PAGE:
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If you are the original owner since 2001 and have never replaced the tensioners you should probably go buy a lottery ticket. :icon_rofl:

If the tensioners were updated and have been replaced on time the timing chain can last basically forever. Once the tensioners go the guides fail and at that point there is nothing you can do except pull the engine.
 

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If he thought valve cover gaskets were a challenging job don't let him attempt tensioners or cassettes. If I found that on my engine and decided to let it go for a while it would strand me on the way home, I've recommended that customer get something fixed as soon as they can and they've driven another year with no problem. To quote Dirty Harry "do you feel lucky"
 

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No, I don't feel lucky!!
There is a rattle on startup every time and it stops within a second or two. And it's been there quite a while. I thought it was a fan belt noise...or a rat caught in the belt..
Time to talk to the mechanic...sigh.
 

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The tensioners themselves are pretty easy, but at this point if the guides are busted it's a much bigger job.
 

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Thanks...I'll update this later.
Edit.: Just doing some online parts info digging and most parts I see (timing chain, tensioners, guides, separate or in kits) specify for VIN. "E"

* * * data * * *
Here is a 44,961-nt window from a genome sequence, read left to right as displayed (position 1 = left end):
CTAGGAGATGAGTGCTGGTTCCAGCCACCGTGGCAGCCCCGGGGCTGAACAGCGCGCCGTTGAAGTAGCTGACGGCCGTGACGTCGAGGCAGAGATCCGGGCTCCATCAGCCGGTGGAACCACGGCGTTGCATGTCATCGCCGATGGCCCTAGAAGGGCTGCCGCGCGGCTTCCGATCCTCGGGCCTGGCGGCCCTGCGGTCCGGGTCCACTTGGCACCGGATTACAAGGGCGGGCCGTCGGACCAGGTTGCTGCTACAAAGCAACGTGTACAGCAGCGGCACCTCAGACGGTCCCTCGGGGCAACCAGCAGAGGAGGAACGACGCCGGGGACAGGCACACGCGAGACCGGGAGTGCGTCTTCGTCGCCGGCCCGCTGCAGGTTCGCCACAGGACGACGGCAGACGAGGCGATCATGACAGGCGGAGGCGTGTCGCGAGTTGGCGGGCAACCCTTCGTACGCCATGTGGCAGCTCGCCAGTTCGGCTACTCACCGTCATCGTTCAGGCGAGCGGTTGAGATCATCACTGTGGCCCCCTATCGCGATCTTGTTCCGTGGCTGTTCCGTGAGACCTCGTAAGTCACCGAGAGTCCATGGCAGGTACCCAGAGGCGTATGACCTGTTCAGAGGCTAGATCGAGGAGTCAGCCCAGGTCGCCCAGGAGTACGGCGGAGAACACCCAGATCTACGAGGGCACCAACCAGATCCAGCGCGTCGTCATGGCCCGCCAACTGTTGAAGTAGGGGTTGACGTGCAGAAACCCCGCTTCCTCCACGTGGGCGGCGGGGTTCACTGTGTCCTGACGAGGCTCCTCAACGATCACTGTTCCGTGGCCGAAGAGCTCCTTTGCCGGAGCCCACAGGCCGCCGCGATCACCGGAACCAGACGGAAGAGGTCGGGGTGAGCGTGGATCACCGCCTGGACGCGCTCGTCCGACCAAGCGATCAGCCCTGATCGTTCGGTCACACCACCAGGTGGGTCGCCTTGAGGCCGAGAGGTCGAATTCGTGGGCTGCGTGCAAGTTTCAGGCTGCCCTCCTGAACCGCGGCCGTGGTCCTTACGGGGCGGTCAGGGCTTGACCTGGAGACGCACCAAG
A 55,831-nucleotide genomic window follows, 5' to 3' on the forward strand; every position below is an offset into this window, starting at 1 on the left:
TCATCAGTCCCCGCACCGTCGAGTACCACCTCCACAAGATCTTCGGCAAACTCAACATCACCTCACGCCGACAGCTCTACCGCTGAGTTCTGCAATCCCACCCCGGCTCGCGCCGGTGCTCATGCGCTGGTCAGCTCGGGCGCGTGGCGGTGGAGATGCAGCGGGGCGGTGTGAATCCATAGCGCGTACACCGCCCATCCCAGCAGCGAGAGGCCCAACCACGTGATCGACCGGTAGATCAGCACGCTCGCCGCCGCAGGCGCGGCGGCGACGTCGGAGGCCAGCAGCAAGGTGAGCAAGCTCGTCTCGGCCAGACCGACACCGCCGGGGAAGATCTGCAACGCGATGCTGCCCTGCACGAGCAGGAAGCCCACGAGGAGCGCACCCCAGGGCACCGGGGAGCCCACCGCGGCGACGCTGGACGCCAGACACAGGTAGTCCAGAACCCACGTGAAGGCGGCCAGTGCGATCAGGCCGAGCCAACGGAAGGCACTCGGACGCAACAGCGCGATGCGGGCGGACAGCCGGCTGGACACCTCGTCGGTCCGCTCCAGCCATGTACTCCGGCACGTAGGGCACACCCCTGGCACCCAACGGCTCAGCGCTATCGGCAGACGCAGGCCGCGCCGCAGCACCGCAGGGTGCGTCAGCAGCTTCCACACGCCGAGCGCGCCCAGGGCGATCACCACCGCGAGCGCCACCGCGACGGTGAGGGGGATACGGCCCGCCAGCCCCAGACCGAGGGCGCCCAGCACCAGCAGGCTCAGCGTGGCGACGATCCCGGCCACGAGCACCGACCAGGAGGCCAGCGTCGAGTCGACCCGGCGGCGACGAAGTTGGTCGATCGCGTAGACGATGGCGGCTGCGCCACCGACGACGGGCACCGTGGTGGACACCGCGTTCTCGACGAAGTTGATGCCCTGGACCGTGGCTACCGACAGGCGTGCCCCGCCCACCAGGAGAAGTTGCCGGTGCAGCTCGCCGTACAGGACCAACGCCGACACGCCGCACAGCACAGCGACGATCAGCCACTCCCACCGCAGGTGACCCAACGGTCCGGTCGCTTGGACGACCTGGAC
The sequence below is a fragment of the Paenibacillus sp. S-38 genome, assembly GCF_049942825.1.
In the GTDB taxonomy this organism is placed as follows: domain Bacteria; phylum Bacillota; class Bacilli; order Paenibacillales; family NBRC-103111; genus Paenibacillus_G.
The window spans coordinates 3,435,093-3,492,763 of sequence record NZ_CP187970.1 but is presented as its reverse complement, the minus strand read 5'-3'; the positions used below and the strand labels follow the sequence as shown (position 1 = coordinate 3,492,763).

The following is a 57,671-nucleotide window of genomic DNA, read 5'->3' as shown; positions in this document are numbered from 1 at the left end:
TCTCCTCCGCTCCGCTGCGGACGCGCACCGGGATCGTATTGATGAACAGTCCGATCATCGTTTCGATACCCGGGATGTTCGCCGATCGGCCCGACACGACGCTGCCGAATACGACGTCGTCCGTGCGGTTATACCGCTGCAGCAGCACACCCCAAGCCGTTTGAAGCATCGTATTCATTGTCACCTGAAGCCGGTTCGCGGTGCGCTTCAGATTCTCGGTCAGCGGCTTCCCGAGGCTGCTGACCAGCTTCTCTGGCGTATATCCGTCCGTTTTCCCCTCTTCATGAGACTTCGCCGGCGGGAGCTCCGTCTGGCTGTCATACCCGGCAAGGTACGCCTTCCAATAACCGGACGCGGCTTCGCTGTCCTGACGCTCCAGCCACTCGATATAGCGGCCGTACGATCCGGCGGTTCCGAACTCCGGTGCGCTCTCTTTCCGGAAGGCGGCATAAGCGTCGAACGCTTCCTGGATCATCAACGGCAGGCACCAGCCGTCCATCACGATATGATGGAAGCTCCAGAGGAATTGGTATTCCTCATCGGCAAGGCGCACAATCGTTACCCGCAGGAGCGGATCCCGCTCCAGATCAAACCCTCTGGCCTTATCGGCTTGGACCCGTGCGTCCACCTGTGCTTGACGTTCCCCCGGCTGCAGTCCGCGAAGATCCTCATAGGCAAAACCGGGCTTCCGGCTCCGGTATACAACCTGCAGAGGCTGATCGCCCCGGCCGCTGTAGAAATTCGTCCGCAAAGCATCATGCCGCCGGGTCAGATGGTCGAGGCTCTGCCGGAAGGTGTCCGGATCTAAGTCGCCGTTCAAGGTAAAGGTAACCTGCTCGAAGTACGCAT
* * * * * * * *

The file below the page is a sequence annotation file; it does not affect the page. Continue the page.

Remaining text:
Would that be for the first letter in VIN? Mine begins with "F"
Also some specify if the engine has balance shafts or not. How to tell?
 
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DILLARD000

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...parts I see (timing chain, tensioners, guides, separate or in kits) specify for VIN. "E" Would that be for the first letter in VIN? Mine begins with "F"
...some specify if the engine has balance shafts or not. How to tell?
The "E" or "F" their refering to is the 8th digit in your VIN; that 2nd digit "F' indicates a Ford product.
Considering your original 2001 engine is in a 4x4, it likely has a Balancer;
best way to make sure is take the lower oil pan off & the Balancer (if present)
is visible+mounted directly behind the oil pump up in the "girdle".
Difference in the Timing Kits is the Crank sprocket is different, with or wOut a Balancer.
Next time I've got the front TimingCover off, likely will just cut the Balancer chain off & get rid of that "RubeGoldberg" power sink.
 

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The entire timing system of the 4.0 sohc is a Rube Goldberg design...

Engineer - "Let's have a chain go from the crank to a fake camshaft and then from the fake camshaft to a real camshaft but instead of doing that twice on the front so it's at least easier to fix, let's make an entire other identical setup on the back of the engine so it can't be fixed without pulling the engine!!!"

Assistant - "Should we at least use quality parts so people don't have to fix these things often?"

Engineer - "nope."
 

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I suspect back in the 90s, interns got assigned to the task of redesigning the 4.0L, & the result never got reviewed, all courtesy of the bean counters cutting costs.